Lyle Lovett | Theater Critic's Choice | Chicago Reader

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Lyle Lovett

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Lyle Lovett's latest release, I Love Everybody, isn't really a new album; it's a time-marking collection of older songs he wrote but never recorded. While the songs contain his usual amalgam of soul, country, rock, folk, and gospel, they are easier to think about thematically; indeed, they're helpfully ladled onto the album in three distinct groups. The first, the tone of which is conjured up best by the album's original title, Creeps Like Me, comprises eight twisted songwriting miniatures, each with its own devilish pathology ("Sonja," for example, features a performer dreaming up a song to help him get a waitress into bed). Next up is a nonsense song cycle of four tunes, each with an absurdist lyric like "Penguins are so sensitive." And closing out the record are six almost straightforward love songs, gentle and unadorned. Of course, even in this last group Lovett manages to slip in a sucker punch, in the form of the title song. "I love everybody," he sings, "especially you," skewering love both humanitarian and romantic with one long pointed jab. Each part of the album contains at least one classic: the warped but beautiful chorus of "Creeps Like Me"; the antique folk of "La to the Left"; the shudderingly romantic "Just the Morning." Together they remind us that Lyle Lovett has throwaways that put most people in his profession to shame. There's no opening act. Wednesday, 8 PM, Auditorium Theatre, 50 E. Congress; 559-1212.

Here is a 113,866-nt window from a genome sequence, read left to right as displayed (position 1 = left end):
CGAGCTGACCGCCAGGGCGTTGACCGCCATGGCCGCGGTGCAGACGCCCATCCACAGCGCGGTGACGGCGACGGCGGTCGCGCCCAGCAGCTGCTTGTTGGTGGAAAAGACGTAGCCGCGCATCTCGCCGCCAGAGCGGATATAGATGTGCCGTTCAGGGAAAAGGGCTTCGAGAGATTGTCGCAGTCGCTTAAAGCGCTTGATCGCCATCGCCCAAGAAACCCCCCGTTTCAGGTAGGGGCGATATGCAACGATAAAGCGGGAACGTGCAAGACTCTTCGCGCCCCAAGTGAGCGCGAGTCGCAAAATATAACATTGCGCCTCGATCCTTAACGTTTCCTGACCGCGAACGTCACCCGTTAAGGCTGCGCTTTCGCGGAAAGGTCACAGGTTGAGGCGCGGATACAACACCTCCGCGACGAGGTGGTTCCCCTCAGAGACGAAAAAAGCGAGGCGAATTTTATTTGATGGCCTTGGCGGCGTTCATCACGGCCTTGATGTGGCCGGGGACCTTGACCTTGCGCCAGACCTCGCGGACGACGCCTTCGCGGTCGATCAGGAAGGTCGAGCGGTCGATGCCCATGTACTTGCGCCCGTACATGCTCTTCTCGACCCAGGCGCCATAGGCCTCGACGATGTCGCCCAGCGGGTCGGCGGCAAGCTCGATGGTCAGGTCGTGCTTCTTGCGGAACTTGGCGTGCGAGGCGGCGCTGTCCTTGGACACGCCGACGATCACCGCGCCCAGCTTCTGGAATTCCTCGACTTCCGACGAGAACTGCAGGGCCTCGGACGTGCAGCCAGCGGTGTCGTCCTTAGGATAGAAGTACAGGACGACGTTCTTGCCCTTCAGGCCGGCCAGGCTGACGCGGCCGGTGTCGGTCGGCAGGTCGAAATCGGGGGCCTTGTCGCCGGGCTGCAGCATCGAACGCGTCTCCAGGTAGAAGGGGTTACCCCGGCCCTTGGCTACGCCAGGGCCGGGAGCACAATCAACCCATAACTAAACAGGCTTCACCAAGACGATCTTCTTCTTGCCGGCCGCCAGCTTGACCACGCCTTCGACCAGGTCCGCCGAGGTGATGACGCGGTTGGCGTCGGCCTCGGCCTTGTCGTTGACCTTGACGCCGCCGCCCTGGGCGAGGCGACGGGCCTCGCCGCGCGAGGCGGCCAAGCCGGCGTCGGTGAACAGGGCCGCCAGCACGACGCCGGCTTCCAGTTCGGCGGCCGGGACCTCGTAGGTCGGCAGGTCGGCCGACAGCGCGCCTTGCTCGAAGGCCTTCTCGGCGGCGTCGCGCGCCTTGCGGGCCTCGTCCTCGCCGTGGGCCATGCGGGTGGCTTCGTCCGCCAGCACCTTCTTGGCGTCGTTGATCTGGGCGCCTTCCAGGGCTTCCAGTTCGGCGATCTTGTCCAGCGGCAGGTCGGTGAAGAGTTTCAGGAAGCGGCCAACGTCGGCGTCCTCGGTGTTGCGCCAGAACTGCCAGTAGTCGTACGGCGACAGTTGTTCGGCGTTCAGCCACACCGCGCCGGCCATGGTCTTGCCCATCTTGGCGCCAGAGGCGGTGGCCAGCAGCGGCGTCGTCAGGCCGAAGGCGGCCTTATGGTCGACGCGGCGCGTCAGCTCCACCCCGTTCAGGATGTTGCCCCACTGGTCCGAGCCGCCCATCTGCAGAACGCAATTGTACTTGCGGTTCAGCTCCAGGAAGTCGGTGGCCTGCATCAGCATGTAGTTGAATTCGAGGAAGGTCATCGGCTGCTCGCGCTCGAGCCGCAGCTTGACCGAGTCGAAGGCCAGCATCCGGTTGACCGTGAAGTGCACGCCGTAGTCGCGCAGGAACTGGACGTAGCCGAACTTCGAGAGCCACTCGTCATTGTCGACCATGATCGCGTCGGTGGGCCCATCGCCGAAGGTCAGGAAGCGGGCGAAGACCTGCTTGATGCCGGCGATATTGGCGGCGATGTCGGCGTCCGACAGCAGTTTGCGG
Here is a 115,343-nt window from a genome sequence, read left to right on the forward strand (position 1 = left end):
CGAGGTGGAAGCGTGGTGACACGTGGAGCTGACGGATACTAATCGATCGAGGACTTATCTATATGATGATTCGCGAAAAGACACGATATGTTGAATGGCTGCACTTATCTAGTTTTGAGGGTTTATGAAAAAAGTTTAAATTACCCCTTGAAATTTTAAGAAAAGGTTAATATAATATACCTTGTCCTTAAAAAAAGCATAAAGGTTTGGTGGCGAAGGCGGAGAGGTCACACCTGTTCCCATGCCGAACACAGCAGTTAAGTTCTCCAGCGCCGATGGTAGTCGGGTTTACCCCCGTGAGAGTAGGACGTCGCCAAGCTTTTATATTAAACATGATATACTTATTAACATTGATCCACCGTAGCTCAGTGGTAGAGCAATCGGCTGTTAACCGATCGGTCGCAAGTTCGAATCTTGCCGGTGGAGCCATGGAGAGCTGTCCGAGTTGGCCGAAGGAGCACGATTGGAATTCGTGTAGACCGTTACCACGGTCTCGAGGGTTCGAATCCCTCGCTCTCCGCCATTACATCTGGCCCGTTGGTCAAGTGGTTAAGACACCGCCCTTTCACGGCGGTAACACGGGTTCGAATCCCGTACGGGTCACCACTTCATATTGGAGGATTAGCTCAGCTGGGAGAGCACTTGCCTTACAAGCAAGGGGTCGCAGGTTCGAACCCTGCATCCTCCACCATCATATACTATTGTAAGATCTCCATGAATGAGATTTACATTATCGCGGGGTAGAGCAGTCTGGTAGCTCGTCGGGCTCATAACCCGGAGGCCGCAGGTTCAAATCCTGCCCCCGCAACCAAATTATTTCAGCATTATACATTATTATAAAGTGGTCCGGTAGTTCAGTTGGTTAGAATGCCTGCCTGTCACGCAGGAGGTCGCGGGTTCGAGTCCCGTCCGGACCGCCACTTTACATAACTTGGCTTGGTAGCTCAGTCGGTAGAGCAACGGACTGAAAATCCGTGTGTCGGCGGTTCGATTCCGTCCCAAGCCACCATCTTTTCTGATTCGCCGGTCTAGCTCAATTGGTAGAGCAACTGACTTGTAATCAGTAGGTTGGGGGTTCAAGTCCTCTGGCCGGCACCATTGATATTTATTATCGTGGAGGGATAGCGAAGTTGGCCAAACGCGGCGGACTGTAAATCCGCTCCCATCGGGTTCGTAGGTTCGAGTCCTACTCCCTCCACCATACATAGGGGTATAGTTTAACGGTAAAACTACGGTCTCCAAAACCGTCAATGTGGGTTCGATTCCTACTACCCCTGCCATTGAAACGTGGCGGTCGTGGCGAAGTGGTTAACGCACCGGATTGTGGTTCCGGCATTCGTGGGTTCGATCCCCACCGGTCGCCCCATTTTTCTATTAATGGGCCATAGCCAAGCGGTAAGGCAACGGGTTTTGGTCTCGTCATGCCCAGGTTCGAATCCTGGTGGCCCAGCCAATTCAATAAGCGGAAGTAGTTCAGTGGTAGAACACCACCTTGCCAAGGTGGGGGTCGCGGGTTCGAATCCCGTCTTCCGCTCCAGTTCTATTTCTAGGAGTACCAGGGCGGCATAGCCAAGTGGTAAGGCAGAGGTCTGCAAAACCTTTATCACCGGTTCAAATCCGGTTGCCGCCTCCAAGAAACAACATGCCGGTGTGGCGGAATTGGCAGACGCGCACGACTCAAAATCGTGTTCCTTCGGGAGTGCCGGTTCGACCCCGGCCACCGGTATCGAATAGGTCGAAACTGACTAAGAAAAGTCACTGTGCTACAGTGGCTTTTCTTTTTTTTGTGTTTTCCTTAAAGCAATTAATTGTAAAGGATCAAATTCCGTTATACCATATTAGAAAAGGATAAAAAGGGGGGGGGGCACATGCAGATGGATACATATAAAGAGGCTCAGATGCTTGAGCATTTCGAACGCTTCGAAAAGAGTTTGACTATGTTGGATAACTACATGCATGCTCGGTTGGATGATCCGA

Art accompanying story in printed newspaper (not available in this archive): photo/Michael Wilson.

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